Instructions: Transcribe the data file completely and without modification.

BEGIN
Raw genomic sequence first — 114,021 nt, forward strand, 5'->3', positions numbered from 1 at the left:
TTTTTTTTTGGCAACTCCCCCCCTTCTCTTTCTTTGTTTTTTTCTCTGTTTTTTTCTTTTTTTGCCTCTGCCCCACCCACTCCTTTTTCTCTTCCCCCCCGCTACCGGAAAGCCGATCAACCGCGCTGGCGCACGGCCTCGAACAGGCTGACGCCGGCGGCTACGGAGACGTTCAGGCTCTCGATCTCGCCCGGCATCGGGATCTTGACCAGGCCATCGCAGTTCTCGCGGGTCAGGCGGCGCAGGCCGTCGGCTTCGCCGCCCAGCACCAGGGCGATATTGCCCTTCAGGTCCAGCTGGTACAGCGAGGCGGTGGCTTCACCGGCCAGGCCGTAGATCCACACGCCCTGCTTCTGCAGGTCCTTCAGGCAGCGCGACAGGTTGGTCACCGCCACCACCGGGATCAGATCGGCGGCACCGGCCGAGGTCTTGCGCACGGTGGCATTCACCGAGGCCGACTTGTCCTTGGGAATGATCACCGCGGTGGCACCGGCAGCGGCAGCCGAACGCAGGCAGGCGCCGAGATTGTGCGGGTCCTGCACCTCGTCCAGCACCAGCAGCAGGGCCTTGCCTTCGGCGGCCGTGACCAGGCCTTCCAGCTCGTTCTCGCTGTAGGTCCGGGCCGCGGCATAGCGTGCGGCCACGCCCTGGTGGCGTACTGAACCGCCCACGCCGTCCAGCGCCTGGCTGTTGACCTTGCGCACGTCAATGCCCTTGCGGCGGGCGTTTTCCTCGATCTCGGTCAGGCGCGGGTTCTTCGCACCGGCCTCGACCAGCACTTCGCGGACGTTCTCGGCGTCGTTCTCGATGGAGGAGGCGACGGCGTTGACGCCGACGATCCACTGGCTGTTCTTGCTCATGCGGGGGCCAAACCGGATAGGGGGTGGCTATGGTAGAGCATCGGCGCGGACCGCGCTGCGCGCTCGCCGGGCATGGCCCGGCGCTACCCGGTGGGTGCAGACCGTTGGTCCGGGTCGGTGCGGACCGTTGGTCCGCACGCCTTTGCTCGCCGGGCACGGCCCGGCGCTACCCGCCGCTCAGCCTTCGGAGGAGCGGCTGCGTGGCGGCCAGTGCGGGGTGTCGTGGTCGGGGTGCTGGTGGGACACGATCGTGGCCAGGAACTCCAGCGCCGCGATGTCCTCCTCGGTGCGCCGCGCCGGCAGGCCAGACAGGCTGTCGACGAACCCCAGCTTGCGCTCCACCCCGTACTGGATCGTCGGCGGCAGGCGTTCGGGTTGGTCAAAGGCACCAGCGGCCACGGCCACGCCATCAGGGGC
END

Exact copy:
Raw genomic sequence first — 114,021 nt, forward strand, 5'->3', positions numbered from 1 at the left:
TTTTTTTTTGGCAACTCCCCCCCTTCTCTTTCTTTGTTTTTTTCTCTGTTTTTTTCTTTTTTTGCCTCTGCCCCACCCACTCCTTTTTCTCTTCCCCCCCGCTACCGGAAAGCCGATCAACCGCGCTGGCGCACGGCCTCGAACAGGCTGACGCCGGCGGCTACGGAGACGTTCAGGCTCTCGATCTCGCCCGGCATCGGGATCTTGACCAGGCCATCGCAGTTCTCGCGGGTCAGGCGGCGCAGGCCGTCGGCTTCGCCGCCCAGCACCAGGGCGATATTGCCCTTCAGGTCCAGCTGGTACAGCGAGGCGGTGGCTTCACCGGCCAGGCCGTAGATCCACACGCCCTGCTTCTGCAGGTCCTTCAGGCAGCGCGACAGGTTGGTCACCGCCACCACCGGGATCAGATCGGCGGCACCGGCCGAGGTCTTGCGCACGGTGGCATTCACCGAGGCCGACTTGTCCTTGGGAATGATCACCGCGGTGGCACCGGCAGCGGCAGCCGAACGCAGGCAGGCGCCGAGATTGTGCGGGTCCTGCACCTCGTCCAGCACCAGCAGCAGGGCCTTGCCTTCGGCGGCCGTGACCAGGCCTTCCAGCTCGTTCTCGCTGTAGGTCCGGGCCGCGGCATAGCGTGCGGCCACGCCCTGGTGGCGTACTGAACCGCCCACGCCGTCCAGCGCCTGGCTGTTGACCTTGCGCACGTCAATGCCCTTGCGGCGGGCGTTTTCCTCGATCTCGGTCAGGCGCGGGTTCTTCGCACCGGCCTCGACCAGCACTTCGCGGACGTTCTCGGCGTCGTTCTCGATGGAGGAGGCGACGGCGTTGACGCCGACGATCCACTGGCTGTTCTTGCTCATGCGGGGGCCAAACCGGATAGGGGGTGGCTATGGTAGAGCATCGGCGCGGACCGCGCTGCGCGCTCGCCGGGCATGGCCCGGCGCTACCCGGTGGGTGCAGACCGTTGGTCCGGGTCGGTGCGGACCGTTGGTCCGCACGCCTTTGCTCGCCGGGCACGGCCCGGCGCTACCCGCCGCTCAGCCTTCGGAGGAGCGGCTGCGTGGCGGCCAGTGCGGGGTGTCGTGGTCGGGGTGCTGGTGGGACACGATCGTGGCCAGGAACTCCAGCGCCGCGATGTCCTCCTCGGTGCGCCGCGCCGGCAGGCCAGACAGGCTGTCGACGAACCCCAGCTTGCGCTCCACCCCGTACTGGATCGTCGGCGGCAGGCGTTCGGGTTGGTCAAAGGCACCAGCGGCCACGGCCACGCCATCAGGGGC